Coronavirus is Re-Ordering Global Demographics
In the animal world, predators target older, or younger, prey. By doing so, they maintain the size of the group of the hunted animals and cull out those animals which are not capable of defending themselves or running away. Coronavirus mimics the behavior of predators in the wild. In particular, the pandemic seems to target older humans and those with underlying medical conditions. The difference, of course, is that the human race tries to protect those that are vulnerable to the virus.
This is the Third Series of Coronavirus
Prior to the outbreak of COVID-19, the world experienced the outbreak of SARS and MERS. Both of these viruses are of the coronavirus strain. These viruses are what are called zoonotic.
The first recorded coronavirus is thought to be the SARS virus. The medical terminology is called SARS-CoV. SARS-CoV is thought to have come from an animal and was first identified in 2002 and originated in the Chinese province of Guangdong. The symptoms of SARS-CoV are influenza like, and include fever, malaise, myalgia, headache, diarrhea, and shivering. There were 8,098 reported cases and 774 deaths, with the transmission of most cases of the virus from human to human occurring in a hospital setting. The implementation of proper infectious disease control brought the epidemic to an end.
MERS known as MERS-CoV originated in the Middle East and is thought to have been transmitted to humans from the dromedary camel. The clinical spectrum ranges from no symptoms to mild respiratory symptoms to severe acute respiratory disease and death. Like the new COVID-19 virus, the MERS-CoV appears to affect older humans with more fatalities as well as those who have additional underlying diseases such as renal failure, cancer, chronic lung disease, and diabetes.
It is estimated that 35% of those who were affected with MERS-CoV died, though this number may be overblown as many with the disease presented no symptoms and were not diagnosed with the disease.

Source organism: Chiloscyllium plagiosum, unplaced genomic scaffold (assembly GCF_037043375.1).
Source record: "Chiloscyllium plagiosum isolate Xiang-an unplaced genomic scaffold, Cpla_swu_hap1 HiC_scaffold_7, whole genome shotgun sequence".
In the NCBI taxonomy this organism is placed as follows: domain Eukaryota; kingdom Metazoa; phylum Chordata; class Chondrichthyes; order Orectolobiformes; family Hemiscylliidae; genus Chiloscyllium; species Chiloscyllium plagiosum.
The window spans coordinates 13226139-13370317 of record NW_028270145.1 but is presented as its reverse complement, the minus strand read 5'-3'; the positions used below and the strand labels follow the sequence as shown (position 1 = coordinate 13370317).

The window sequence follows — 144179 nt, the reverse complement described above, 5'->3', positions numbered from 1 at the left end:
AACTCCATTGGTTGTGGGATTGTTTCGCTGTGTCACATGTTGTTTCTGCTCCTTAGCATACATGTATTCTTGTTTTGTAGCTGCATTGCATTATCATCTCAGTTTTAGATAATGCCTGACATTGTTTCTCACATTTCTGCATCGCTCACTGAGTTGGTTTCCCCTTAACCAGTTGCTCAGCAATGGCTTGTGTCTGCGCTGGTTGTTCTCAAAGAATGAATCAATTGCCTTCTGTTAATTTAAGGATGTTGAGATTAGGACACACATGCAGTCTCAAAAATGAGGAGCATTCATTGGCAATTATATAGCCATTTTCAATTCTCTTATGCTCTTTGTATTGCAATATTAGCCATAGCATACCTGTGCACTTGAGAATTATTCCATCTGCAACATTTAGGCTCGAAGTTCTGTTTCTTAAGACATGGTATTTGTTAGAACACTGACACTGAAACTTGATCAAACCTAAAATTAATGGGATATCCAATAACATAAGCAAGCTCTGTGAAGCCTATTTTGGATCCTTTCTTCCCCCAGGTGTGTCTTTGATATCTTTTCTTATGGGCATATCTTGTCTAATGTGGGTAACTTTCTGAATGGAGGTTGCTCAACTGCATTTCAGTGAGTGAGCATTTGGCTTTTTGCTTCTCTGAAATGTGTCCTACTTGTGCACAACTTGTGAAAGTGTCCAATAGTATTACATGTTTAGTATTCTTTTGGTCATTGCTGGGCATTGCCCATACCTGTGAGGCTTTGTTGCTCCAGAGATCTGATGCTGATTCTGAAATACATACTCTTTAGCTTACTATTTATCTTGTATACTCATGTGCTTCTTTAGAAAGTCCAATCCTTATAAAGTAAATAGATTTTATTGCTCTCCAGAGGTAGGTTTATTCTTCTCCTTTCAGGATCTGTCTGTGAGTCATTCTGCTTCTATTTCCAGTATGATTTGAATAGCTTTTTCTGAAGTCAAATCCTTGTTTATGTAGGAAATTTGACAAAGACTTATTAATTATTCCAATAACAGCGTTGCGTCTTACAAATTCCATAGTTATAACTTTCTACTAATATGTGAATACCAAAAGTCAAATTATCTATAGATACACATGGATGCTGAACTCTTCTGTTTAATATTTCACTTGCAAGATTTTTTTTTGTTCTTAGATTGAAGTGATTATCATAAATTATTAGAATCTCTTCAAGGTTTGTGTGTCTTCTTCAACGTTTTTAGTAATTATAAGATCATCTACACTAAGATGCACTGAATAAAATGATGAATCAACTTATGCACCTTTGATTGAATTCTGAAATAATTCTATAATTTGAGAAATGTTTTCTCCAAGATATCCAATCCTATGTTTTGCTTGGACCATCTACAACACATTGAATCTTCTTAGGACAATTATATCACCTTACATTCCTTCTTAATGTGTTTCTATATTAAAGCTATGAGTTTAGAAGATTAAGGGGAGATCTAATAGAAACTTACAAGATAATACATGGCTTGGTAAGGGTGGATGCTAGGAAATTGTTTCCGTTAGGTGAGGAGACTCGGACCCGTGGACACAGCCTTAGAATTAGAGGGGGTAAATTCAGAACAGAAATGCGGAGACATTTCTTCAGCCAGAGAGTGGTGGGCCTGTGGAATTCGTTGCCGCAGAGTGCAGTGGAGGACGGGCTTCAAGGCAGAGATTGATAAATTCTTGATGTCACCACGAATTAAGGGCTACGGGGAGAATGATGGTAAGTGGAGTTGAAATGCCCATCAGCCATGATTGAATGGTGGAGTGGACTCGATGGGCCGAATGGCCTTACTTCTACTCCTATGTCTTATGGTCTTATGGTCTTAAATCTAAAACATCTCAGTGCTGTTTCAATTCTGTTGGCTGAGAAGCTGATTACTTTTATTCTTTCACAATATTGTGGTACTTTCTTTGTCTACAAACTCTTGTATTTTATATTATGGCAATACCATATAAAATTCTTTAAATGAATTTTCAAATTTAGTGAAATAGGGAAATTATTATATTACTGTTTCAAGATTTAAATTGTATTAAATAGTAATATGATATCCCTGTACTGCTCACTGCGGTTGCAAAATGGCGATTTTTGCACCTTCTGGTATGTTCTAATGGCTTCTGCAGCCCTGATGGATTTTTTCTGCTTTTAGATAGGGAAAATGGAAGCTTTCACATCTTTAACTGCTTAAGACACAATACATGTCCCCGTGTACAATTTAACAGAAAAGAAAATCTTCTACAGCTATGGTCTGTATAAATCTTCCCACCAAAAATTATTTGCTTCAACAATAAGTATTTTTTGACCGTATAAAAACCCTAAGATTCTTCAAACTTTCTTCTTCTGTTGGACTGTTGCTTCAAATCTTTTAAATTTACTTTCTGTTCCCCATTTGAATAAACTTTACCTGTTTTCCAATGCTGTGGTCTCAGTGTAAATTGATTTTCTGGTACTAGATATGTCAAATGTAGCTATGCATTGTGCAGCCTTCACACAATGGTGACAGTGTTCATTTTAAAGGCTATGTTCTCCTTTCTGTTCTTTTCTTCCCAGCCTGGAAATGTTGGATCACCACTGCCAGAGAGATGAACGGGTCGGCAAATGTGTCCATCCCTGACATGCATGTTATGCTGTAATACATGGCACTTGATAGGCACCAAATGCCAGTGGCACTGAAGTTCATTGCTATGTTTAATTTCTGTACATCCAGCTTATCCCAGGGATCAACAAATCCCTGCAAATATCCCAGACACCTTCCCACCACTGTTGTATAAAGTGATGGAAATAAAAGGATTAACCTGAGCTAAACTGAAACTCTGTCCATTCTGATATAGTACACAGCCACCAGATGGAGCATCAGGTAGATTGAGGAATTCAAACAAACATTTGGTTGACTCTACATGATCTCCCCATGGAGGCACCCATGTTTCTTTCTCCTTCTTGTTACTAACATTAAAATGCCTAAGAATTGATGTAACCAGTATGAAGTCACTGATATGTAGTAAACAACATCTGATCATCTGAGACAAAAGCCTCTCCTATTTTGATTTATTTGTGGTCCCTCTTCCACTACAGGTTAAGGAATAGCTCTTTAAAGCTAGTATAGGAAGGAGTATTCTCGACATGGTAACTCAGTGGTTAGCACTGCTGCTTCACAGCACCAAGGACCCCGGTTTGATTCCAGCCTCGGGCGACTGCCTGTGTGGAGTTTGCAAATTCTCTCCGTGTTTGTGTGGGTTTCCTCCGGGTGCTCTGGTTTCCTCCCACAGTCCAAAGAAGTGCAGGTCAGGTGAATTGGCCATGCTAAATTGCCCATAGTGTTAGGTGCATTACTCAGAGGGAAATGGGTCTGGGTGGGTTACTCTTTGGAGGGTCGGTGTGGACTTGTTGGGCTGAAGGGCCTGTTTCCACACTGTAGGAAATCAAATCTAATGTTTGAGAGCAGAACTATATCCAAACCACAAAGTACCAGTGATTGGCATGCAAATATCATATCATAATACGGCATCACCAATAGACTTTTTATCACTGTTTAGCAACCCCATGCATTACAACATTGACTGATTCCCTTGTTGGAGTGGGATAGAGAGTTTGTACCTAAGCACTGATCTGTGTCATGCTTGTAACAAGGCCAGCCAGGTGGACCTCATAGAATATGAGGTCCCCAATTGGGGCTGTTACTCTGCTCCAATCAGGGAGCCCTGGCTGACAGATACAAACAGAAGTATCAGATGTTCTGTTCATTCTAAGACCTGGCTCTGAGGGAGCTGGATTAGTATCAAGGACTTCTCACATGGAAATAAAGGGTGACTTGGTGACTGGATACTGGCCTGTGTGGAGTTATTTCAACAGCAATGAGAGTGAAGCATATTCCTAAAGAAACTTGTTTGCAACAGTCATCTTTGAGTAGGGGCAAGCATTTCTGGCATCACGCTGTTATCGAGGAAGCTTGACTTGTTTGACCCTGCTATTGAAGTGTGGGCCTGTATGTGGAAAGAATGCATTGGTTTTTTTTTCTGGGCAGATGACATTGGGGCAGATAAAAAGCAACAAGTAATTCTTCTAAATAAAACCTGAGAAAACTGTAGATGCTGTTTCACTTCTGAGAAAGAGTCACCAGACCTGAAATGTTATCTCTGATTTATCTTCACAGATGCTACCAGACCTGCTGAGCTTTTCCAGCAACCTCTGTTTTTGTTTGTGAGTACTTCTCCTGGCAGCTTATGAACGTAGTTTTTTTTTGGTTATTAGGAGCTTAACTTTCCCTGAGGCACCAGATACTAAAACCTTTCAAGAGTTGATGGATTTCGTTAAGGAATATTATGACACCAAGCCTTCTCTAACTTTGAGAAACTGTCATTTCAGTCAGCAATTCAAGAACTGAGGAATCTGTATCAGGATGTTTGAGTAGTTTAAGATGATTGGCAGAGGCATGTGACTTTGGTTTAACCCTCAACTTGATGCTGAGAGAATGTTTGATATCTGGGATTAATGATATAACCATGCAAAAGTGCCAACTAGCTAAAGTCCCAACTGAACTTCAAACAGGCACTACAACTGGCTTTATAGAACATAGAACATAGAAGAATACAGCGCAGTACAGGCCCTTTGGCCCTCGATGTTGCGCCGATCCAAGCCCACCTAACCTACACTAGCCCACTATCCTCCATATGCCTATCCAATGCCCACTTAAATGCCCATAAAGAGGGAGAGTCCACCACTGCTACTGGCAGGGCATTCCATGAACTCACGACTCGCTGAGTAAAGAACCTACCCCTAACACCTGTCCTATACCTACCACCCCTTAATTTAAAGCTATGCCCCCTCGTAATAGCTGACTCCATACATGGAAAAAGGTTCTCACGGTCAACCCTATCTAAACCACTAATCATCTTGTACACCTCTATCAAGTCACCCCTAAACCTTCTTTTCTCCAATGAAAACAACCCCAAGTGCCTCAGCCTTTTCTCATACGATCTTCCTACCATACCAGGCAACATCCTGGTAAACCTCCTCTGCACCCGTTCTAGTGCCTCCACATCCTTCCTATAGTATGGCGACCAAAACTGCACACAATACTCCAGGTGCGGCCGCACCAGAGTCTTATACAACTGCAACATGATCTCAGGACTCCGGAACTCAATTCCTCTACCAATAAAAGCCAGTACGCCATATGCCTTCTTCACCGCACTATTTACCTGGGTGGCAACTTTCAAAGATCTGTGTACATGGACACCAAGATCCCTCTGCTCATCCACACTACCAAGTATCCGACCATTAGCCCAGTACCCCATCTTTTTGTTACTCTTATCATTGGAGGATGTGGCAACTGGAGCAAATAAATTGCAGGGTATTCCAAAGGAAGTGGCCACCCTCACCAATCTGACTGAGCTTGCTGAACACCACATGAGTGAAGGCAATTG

While both the SARS and MERS viruses were frightening, neither of them reached pandemic level. COVID-19 is the third zoonotic disease in the first 20 years of the century, and each one is worse than the preceding one. It is possible for those who eventually show symptoms of the COVID-19 virus do not have any outward symptoms for 2 to 14 days.
Symptoms of the COVID-19 virus are fever, cough, and shortness of breath. Other symptoms of the disease may be tiredness, aches, runny nose, and sore throat.
COVID-19, also known as SARS-2, was first diagnosed in Wuhan, China in November of 2019. The COVID-19 virus is much more lethal than the two previous coronaviruses. Part of its lethality is its ability to spread undetected because many people, primarily the young, can have the virus and be asymptomatic. This way, the virus can pass undetected from human host to human host and not be detected until it reaches a human host whose immune defenses have been compromised either due to increased age or a serious underlying chronic disease such as diabetes, hypertension, renal issues or heart disease.
In the United States alone, eight out of ten deaths are those who are 65 years or older. The estimated percent of the elderly requiring hospitalization is 31–70% of those 85 years or older. For those 65 years or older, it is 31-59%. Those requiring admission to intensive care for those 85 years or older is 6-29%, and those 65 years or older is 11-39%. The current estimate for those who die are for those 85 years or older is 10-27% and for those who are 65 years or older it is 4-11%. While those who are younger and do not have an underlying medical condition can face serious illness or death, these are outliers and are not representative of the overall population.
Long Term Economic Consequences of the Virus
The current developing economic crisis enveloping the world will be temporary in nature and is unlike the 2007-2008 banking crisis. The current crisis is being caused by an outside event and is not from systematic weaknesses in the financial system. While the short-term consequences of COVID-19 is serious, it is a short-term issue, and once the current emergency passes the economy should rebound fairly quickly.
A more longer-term consequence will be a re-ordering of the current system of supply chains and manufacturing sectors worldwide. The current virus originated in China, and the subsequent lockdown of China’s population disrupted the world’s manufacturing base. This has caused concerns among the world’s financial and business concerns, and efforts are already underway to shift manufacturing out of China.
A further financial and economic consequence of COVID-19 affecting the United States will be the removal of elderly Americans from the Social Security, Medicare, and Medicaid programs. Sadly, with the deaths due to the virus being concentrated in the elderly, those who die will no longer be claiming these benefits.
The cold and undeniable fact, despite the best efforts of both federal and state governments, COVID-19 will kill a high percentage of older Americans.